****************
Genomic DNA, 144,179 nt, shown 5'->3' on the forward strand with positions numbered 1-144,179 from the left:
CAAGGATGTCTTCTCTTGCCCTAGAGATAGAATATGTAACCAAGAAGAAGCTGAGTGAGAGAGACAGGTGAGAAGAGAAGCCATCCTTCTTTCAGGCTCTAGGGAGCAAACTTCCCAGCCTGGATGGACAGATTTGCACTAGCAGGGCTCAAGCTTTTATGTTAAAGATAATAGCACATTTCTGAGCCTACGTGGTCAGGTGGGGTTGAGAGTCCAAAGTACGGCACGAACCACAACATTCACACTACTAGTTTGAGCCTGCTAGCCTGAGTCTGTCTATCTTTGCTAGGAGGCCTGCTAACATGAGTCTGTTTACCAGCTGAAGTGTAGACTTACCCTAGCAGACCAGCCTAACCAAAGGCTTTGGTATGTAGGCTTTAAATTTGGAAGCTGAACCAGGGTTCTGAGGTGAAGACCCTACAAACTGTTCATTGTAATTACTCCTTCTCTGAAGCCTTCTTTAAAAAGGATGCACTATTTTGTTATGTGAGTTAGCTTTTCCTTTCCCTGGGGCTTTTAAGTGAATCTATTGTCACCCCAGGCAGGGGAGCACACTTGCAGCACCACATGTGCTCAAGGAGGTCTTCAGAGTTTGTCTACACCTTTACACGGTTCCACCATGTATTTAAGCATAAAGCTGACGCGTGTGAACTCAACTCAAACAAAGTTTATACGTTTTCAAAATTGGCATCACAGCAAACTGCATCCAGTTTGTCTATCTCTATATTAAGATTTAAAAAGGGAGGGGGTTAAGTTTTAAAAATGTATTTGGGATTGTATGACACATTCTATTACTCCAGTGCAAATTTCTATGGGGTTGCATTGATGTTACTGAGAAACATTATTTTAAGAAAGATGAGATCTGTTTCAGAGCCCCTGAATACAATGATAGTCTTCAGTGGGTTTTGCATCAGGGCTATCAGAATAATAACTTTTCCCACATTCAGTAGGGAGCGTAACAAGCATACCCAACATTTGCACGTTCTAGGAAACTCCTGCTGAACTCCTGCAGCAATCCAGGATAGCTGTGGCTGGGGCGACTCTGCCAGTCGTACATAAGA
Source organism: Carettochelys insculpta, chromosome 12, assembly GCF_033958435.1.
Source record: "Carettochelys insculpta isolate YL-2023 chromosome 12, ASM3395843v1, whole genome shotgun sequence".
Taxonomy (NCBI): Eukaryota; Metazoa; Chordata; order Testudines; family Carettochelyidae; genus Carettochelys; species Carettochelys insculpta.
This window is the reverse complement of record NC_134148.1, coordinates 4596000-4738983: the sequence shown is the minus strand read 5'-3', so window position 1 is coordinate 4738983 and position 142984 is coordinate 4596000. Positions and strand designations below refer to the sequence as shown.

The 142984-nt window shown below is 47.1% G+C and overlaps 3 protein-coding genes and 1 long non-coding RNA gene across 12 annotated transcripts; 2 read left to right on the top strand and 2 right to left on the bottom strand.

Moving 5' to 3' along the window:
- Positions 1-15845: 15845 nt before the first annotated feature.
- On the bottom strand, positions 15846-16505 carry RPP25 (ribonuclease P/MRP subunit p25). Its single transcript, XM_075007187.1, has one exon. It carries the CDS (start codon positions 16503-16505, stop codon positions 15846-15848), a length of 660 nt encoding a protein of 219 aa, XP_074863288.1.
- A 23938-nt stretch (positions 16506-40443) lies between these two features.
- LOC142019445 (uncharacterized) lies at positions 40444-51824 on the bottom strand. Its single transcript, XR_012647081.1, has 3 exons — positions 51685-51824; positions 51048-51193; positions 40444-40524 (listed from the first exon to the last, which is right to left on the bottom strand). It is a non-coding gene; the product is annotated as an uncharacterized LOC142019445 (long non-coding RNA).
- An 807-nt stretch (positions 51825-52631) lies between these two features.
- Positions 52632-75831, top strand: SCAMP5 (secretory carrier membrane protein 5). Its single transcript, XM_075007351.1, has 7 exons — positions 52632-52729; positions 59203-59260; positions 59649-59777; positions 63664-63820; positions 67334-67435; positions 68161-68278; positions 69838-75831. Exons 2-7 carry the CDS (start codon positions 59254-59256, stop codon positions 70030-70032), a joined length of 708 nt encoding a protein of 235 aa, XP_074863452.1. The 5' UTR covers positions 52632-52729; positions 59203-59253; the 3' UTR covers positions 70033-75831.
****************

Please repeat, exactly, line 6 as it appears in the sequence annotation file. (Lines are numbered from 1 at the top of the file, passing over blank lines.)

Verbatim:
This window is the reverse complement of record NC_134148.1, coordinates 4596000-4738983: the sequence shown is the minus strand read 5'-3', so window position 1 is coordinate 4738983 and position 142984 is coordinate 4596000. Positions and strand designations below refer to the sequence as shown.